The Tahiti Traveler

The Pahu

A frenzied rhythm

The pahu is a percussion instrument that can be likened to the African djembe. This ancestral drum is essential in a traditional Polynesian orchestra. It produces a basic tempo that guides the other musicians. This impressive instrument can measure about 60cm high and 30cm in diameter. The pahu’s size can vary a lot from one model to another. Thus, different models of pahu may offer a large range of tones : high or low notes. The most impressive pahu ever discovered in the world measures 2.45m with 45cm of periphery. It is currently on display at the Museum of Grenoble in France.

The pahu is handcrafted directly from the trunk of a tree, mainly the coconut tree or the Tamanu. Then, a membrane covers the top of the instrument ; artisans generally use the shark or the goat skin. This animal skin is stretched thanks to fine cords attached to the drum base. Cords have replaced the braids of coconut fibre used in the past. The pahu is an aesthetically pleasing object frequently decorated with beautiful sculpted carvings giving it mystical aspects.

Installed vertically on a pedestal, the pahu’s high size makes the musician play it standing up ; a constraining position after several hours of representation. The musician plays using the palm of the hand beating more or less at the middle of the skin to produces various noises. The pahu generates a striking and powerful sound that runs through your body and soul. It gives a frenzy tempo that seems to be in rhythm with the beat of your hear. With such strength and resonance, we easily understand why this instrument was also used to encourage Polynesian warriors during great battles.

The pahu played a particularly prominent social role in the Marquesan culture. It was a sacred object owned by the strongest tribes. It gave rhythm to each event of the Marquesan’s life with a specific pahu associated to each happening (wedding ceremony, religious cult, sacrifice…).

Nowadays, the pahu is still widely used in many Polynesian cultural events. It accompanies sacred ceremonies around the marae, it sets the rythmn of festivities, it gives the tempo to dancers during shows such as the Heiva (The most famous traditional dance contest). The pahu sounds to announce the start of an event and to gather guests. Even if the sound of pahu means today an invitation to the celebration, remember that the same melody resonated on the battlefield in the past.

 

The pahu is a percussion instrument that can be likened to the African djembe. This ancestral drum is essential in a traditional Polynesian orchestra. It produces a basic tempo that guides the other musicians. This impressive instrument can measure about 60cm high and 30cm in diameter. The pahu’s size can vary a lot from one model to another. Thus, different models of pahu may offer a large range of tones : high or low notes. The most impressive pahu ever discovered in the world measures 2.45m with 45cm of periphery. It is currently on display at the Museum of Grenoble in France.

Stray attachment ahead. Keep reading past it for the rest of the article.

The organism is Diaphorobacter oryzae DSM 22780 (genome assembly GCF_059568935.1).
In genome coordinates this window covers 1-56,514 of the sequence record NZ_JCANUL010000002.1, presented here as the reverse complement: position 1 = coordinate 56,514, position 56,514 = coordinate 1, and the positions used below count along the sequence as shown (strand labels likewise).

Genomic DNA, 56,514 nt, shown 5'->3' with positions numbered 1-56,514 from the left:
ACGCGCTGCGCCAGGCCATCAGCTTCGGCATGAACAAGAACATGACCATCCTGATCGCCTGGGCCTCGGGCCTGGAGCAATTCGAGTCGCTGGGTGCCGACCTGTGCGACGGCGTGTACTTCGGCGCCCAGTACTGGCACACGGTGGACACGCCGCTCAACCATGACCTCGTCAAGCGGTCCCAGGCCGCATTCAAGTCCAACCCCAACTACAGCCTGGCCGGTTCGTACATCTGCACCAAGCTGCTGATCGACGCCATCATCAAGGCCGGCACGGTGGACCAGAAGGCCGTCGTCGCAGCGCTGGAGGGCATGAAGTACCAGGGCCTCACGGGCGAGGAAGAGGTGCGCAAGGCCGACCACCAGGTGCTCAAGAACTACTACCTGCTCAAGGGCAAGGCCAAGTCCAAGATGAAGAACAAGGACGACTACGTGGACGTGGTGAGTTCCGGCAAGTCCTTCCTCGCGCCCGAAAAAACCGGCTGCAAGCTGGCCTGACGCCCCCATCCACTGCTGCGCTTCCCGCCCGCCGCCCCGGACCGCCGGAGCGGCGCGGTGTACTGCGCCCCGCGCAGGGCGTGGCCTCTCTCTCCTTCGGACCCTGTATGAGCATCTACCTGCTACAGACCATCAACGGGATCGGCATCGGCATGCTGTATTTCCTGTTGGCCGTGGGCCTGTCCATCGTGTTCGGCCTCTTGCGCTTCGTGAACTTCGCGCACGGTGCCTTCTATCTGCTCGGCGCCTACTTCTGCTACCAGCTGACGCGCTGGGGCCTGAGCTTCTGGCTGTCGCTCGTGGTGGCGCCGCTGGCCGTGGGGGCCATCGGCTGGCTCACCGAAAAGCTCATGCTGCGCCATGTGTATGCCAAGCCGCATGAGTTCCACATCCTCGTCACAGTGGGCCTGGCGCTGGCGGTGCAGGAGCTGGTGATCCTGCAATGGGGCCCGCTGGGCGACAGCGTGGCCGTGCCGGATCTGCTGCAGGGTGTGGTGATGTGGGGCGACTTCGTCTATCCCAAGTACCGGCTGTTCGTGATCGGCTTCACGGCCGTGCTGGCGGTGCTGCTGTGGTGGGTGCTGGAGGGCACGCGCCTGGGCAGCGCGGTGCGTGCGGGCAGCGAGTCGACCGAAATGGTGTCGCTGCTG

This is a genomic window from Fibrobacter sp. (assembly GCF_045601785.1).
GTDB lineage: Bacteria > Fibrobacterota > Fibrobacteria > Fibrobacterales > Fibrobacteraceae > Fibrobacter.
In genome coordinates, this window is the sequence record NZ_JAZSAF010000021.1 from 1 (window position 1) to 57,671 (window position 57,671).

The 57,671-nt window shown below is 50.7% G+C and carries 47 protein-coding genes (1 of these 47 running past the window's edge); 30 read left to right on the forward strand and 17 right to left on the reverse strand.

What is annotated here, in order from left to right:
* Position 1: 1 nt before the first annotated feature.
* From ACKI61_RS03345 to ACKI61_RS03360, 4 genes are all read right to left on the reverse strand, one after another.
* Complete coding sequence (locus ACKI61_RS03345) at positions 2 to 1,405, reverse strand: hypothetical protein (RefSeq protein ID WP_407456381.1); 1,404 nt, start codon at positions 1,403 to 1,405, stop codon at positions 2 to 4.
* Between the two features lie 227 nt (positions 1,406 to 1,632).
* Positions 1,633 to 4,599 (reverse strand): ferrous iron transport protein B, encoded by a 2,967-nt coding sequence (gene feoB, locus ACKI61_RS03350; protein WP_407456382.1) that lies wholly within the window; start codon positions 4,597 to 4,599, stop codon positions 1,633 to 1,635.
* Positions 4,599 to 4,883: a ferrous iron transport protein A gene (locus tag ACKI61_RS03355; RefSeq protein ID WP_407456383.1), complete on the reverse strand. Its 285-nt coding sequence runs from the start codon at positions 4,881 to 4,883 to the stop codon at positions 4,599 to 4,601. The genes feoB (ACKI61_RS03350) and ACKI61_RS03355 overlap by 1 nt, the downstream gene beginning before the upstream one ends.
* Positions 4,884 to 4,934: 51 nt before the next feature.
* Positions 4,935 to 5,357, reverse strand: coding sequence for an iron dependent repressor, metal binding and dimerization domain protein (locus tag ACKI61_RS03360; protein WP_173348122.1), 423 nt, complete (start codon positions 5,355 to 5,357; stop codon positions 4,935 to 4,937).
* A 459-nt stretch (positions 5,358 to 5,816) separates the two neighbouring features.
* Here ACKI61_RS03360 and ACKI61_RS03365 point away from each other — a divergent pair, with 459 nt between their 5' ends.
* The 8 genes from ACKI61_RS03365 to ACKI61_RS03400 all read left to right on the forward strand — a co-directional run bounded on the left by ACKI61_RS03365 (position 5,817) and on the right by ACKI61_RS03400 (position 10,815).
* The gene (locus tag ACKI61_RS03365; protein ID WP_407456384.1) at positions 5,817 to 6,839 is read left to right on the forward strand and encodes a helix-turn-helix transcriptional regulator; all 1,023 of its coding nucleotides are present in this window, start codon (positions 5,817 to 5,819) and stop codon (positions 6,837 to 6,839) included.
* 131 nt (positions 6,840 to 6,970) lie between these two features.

The pahu is handcrafted directly from the trunk of a tree, mainly the coconut tree or the Tamanu. Then, a membrane covers the top of the instrument ; artisans generally use the shark or the goat skin. This animal skin is stretched thanks to fine cords attached to the drum base. Cords have replaced the braids of coconut fibre used in the past. The pahu is an aesthetically pleasing object frequently decorated with beautiful sculpted carvings giving it mystical aspects.

Installed vertically on a pedestal, the pahu’s high size makes the musician play it standing up ; a constraining position after several hours of representation. The musician plays using the palm of the hand beating more or less at the middle of the skin to produces various noises. The pahu generates a striking and powerful sound that runs through your body and soul. It gives a frenzy tempo that seems to be in rhythm with the beat of your hear. With such strength and resonance, we easily understand why this instrument was also used to encourage Polynesian warriors during great battles.

The pahu played a particularly prominent social role in the Marquesan culture. It was a sacred object owned by the strongest tribes. It gave rhythm to each event of the Marquesan’s life with a specific pahu associated to each happening (wedding ceremony, religious cult, sacrifice…).

Nowadays, the pahu is still widely used in many Polynesian cultural events. It accompanies sacred ceremonies around the marae, it sets the rythmn of festivities, it gives the tempo to dancers during shows such as the Heiva (The most famous traditional dance contest). The pahu sounds to announce the start of an event and to gather guests. Even if the sound of pahu means today an invitation to the celebration, remember that the same melody resonated on the battlefield in the past.